Access Specifiers

The access specifiers (aka access modifiers) define the level of visibility of a class’s members.

 

The following scope keywords are used to define the level of access:

  • public
    • members can be accessed any place the object is visible, in the script
  • protected
    • members can only be accessed from within the class itself and inherited/inheriting classes
  • private
    • members are accessible only from other members of the same class
    • explicitly; they are not accessible by inherited/inheriting classes

The $this-> pseudo variable must be used with the property name to access specific properties! The use of the member name on it's own will be ignored.

 

Example showing public access:

<?php
class Person {
	public $name ;
	public function speak() {
		echo "Hi, my name is $this->name";
	}
}
$julia = new Person ;
$julia->name = "Julia" ;
$julia->speak() ;
?>

Save & refresh browser:

Hi, my name is Julia

 

To benefit from the essential OO concept of encapsulation (/ data hiding), it is desirable to keep the properties of the class private / protected, and to make the class responsible for setting and getting its own properties via its own methods only, hence disabling unwanted changes in an object's properties by anything other than the object itself.

 

The following example shows a protected property that can be inherited by a child class, if this property was set to private it would not be accessible in the child class and could therefore not be used. The example also shows a private property in the child class that can only be accessed within the class:

<?php
	class Person {
		protected $name ;
		public function setName($myName) {
			$this->name = $myName ; //must use $this-> and the name of the property
		}
		public function getName() {
			return $this->name . "<br>";
		}
		public function speak() {
			echo "Hi, my name is $this->name, and I'm a techie<br>";
		}
	}
	class Scientist extends Person {
		private $toys;
		public function setToys($myToys) {
			$this->toys = $myToys ;
		}
		public function speak() {
			$output = "$this->name is a Scientist who works with $this->toys!!";
			return $output;
		}
	}
	$techie = new Person;
//	$techie->name = "Derrick"; //this causes a fatal error, since the property is protected
	$techie->setName("Derrick");
	echo $techie->getName();
	echo $techie->speak();

	$geek = new Scientist ;
//	$geek->toys = "2DIR spectra" ; //this causes a fatal error, since the property is private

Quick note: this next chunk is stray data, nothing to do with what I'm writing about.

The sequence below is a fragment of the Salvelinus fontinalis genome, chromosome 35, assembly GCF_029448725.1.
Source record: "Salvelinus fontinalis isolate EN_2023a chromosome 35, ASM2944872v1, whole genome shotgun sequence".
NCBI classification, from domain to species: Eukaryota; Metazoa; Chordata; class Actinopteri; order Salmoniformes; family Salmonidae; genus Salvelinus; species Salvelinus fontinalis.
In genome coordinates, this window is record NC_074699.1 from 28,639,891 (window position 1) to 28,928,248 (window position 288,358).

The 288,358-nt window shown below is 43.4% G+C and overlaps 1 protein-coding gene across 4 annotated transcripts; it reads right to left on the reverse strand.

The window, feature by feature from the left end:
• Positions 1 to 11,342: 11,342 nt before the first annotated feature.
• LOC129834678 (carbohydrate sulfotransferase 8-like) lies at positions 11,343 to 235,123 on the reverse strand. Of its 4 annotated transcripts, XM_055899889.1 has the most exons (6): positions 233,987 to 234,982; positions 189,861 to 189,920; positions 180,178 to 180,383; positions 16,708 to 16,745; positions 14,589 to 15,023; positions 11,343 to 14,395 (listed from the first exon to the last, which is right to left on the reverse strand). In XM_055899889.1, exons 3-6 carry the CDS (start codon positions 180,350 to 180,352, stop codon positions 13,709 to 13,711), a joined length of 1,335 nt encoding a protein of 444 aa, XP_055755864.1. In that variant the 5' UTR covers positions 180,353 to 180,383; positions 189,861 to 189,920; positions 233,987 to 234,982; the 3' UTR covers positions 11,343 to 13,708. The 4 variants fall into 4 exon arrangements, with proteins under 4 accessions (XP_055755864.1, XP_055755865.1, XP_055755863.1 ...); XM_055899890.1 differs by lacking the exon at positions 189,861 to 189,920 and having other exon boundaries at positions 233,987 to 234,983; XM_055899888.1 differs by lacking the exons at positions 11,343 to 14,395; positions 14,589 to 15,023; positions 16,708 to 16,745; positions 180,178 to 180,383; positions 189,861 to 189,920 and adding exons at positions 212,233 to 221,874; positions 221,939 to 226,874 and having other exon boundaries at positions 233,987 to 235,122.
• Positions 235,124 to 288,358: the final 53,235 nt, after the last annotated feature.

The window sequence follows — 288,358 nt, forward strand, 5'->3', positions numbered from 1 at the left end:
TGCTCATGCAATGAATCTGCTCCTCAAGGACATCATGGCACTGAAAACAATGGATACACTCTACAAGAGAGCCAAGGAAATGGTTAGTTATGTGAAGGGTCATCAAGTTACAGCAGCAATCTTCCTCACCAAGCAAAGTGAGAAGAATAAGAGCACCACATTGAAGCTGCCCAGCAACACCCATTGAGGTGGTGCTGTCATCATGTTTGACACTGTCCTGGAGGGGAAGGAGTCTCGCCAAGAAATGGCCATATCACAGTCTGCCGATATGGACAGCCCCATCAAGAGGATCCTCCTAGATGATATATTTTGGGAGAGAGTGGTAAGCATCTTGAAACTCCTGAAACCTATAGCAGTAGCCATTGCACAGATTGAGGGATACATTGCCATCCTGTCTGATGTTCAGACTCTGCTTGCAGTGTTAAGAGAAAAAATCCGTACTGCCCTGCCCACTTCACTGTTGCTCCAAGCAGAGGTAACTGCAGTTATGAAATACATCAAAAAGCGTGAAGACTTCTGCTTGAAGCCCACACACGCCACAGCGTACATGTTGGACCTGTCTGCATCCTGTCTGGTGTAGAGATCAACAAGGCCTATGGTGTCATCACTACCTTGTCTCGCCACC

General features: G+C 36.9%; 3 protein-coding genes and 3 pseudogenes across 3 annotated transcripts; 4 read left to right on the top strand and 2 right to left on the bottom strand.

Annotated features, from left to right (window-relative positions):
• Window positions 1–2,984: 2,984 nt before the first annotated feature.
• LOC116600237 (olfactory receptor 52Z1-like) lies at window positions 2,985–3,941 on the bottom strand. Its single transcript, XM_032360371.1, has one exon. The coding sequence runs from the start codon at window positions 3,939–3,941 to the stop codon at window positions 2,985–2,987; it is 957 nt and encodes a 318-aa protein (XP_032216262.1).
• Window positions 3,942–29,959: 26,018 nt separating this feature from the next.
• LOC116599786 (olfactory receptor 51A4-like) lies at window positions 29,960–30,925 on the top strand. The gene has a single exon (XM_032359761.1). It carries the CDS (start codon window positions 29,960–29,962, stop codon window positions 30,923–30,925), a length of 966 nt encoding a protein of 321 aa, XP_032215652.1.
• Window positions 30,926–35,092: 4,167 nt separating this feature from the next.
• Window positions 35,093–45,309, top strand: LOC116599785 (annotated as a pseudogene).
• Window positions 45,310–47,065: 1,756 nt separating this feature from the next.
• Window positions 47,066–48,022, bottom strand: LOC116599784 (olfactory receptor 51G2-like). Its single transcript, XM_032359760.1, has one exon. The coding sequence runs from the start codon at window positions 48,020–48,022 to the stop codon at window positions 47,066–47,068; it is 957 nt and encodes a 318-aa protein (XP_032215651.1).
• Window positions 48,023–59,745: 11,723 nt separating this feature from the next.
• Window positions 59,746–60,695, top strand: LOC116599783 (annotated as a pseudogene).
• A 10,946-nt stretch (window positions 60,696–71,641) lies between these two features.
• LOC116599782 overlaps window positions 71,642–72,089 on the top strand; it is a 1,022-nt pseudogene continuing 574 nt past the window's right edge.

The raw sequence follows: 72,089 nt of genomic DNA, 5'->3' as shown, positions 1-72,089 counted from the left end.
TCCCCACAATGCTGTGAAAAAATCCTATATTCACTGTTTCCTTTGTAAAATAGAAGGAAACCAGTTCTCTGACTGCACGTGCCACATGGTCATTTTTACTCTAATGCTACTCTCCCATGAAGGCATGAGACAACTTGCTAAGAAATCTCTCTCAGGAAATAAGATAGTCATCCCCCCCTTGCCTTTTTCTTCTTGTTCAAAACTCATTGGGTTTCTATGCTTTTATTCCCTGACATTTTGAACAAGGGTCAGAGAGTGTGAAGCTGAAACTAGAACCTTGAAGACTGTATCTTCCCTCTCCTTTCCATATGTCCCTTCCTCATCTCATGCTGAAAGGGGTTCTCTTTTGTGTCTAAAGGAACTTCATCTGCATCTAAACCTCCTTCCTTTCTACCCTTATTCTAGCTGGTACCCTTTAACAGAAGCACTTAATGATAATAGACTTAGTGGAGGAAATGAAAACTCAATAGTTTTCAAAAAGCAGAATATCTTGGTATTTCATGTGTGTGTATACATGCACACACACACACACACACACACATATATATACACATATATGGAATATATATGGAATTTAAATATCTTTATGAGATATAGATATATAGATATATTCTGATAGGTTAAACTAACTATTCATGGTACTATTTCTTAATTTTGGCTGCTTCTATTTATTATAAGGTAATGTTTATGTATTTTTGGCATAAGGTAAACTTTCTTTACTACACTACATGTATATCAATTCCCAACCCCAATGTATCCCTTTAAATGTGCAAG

$geek->setName("Julia") ;
	echo $geek->getName() ;
	$geek->setToys("lazers") ;
	echo $geek->speak() ;

?>

Save & refresh browser:

Derrick
Hi, my name is Derrick, and I'm a techie
Julia
Julia is a Scientist who works with lazers!!

 


final

  • used to to declare that a method or class cannot be overridden by a subclass
  • cannot be applied to properties
  • If the class itself is being defined final then it cannot be extended
  • Means of stopping other programmers using the code in unplanned ways

This example will purposefully fail due to the final keyword being applied to the Person class's speak() function.

<?php
	class Person {
		public $name;
		final public function speak() {
			echo $this->name;
		}
	}
	class Scientist extends Person {
		public function speak() {
			echo "$this->name is a Scientist who works with lazers!!";
		}
	}
	$geek = new Scientist;
	$geek->name = "Julia";
	echo $geek->speak() ;
?>

Save & refresh browser:

Fatal error: Cannot override final method Person::speak() in /root/user/public_html/php/index.php on line 12

 

If the child class had not overridden the parent's final declared method, it would have simply used the parent's method with no errors

 


abstract

  • cannot be used directly
  • has to be inherited by a child class

This examples show an abstract class, Person, being inherited by the child, Scientist, class. When the script tries to instantiate the Parent abstract class a fatal error is returned:

<?php
	abstract class Person {
		public $name;
		public function speak() {
			echo $this->name;
		}
	}
	class Scientist extends Person {
		public function speak() {
			echo "$this->name is a Scientist who works with lazers!!";
		}
	}
	$geek = new Scientist;
	$geek->name = "Julia";
	echo $geek->speak() ;

	$techie = new Person;
	$techie->name = "Derrick";
	echo $techie->speak() ;
?>

Save & refresh browser:

Julia is a Scientist who works with lazers!!
Fatal error: Cannot instantiate abstract class Person in /root/user/public_html/php/index.php on line 17

Leave a Reply